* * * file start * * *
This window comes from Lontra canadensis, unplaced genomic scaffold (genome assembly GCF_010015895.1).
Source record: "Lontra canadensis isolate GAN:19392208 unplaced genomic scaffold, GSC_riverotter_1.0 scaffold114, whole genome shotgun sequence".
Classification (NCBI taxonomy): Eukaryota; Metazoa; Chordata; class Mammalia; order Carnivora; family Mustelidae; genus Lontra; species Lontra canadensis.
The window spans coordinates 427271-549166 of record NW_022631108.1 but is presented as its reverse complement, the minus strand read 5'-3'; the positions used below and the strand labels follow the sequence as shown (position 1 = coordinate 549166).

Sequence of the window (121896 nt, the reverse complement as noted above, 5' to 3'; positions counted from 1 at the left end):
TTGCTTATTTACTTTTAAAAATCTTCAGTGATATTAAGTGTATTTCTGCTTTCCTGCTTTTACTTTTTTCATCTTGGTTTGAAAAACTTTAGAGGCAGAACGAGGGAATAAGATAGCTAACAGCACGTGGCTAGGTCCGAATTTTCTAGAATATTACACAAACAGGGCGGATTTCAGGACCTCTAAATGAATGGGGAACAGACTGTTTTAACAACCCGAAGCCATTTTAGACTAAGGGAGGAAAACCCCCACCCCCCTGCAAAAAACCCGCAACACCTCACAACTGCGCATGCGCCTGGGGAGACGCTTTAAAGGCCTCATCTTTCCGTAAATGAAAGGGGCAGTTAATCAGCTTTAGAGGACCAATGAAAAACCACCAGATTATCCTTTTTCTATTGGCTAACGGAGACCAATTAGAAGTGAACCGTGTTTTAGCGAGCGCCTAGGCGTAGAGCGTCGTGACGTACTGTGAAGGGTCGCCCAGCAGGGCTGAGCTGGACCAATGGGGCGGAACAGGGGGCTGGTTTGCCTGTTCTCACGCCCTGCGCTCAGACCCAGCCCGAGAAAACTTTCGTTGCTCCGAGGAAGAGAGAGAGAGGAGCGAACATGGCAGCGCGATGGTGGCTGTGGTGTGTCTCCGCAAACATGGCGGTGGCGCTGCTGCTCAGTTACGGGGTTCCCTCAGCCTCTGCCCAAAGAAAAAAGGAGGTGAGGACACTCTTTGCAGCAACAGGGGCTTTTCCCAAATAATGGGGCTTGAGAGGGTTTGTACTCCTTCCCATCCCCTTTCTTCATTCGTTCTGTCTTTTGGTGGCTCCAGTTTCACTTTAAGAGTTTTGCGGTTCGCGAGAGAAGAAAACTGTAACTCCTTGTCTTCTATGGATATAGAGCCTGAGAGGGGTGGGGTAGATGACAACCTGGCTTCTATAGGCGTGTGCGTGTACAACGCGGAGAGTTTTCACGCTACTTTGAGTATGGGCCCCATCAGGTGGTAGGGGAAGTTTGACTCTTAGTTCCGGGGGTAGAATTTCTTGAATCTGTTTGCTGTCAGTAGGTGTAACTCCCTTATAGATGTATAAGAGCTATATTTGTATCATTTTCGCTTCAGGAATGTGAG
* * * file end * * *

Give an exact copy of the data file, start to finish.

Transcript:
This window comes from Lontra canadensis, unplaced genomic scaffold (genome assembly GCF_010015895.1).
Source record: "Lontra canadensis isolate GAN:19392208 unplaced genomic scaffold, GSC_riverotter_1.0 scaffold114, whole genome shotgun sequence".
Classification (NCBI taxonomy): Eukaryota; Metazoa; Chordata; class Mammalia; order Carnivora; family Mustelidae; genus Lontra; species Lontra canadensis.
The window spans coordinates 427271-549166 of record NW_022631108.1 but is presented as its reverse complement, the minus strand read 5'-3'; the positions used below and the strand labels follow the sequence as shown (position 1 = coordinate 549166).

Sequence of the window (121896 nt, the reverse complement as noted above, 5' to 3'; positions counted from 1 at the left end):
TTGCTTATTTACTTTTAAAAATCTTCAGTGATATTAAGTGTATTTCTGCTTTCCTGCTTTTACTTTTTTCATCTTGGTTTGAAAAACTTTAGAGGCAGAACGAGGGAATAAGATAGCTAACAGCACGTGGCTAGGTCCGAATTTTCTAGAATATTACACAAACAGGGCGGATTTCAGGACCTCTAAATGAATGGGGAACAGACTGTTTTAACAACCCGAAGCCATTTTAGACTAAGGGAGGAAAACCCCCACCCCCCTGCAAAAAACCCGCAACACCTCACAACTGCGCATGCGCCTGGGGAGACGCTTTAAAGGCCTCATCTTTCCGTAAATGAAAGGGGCAGTTAATCAGCTTTAGAGGACCAATGAAAAACCACCAGATTATCCTTTTTCTATTGGCTAACGGAGACCAATTAGAAGTGAACCGTGTTTTAGCGAGCGCCTAGGCGTAGAGCGTCGTGACGTACTGTGAAGGGTCGCCCAGCAGGGCTGAGCTGGACCAATGGGGCGGAACAGGGGGCTGGTTTGCCTGTTCTCACGCCCTGCGCTCAGACCCAGCCCGAGAAAACTTTCGTTGCTCCGAGGAAGAGAGAGAGAGGAGCGAACATGGCAGCGCGATGGTGGCTGTGGTGTGTCTCCGCAAACATGGCGGTGGCGCTGCTGCTCAGTTACGGGGTTCCCTCAGCCTCTGCCCAAAGAAAAAAGGAGGTGAGGACACTCTTTGCAGCAACAGGGGCTTTTCCCAAATAATGGGGCTTGAGAGGGTTTGTACTCCTTCCCATCCCCTTTCTTCATTCGTTCTGTCTTTTGGTGGCTCCAGTTTCACTTTAAGAGTTTTGCGGTTCGCGAGAGAAGAAAACTGTAACTCCTTGTCTTCTATGGATATAGAGCCTGAGAGGGGTGGGGTAGATGACAACCTGGCTTCTATAGGCGTGTGCGTGTACAACGCGGAGAGTTTTCACGCTACTTTGAGTATGGGCCCCATCAGGTGGTAGGGGAAGTTTGACTCTTAGTTCCGGGGGTAGAATTTCTTGAATCTGTTTGCTGTCAGTAGGTGTAACTCCCTTATAGATGTATAAGAGCTATATTTGTATCATTTTCGCTTCAGGAATGTGAG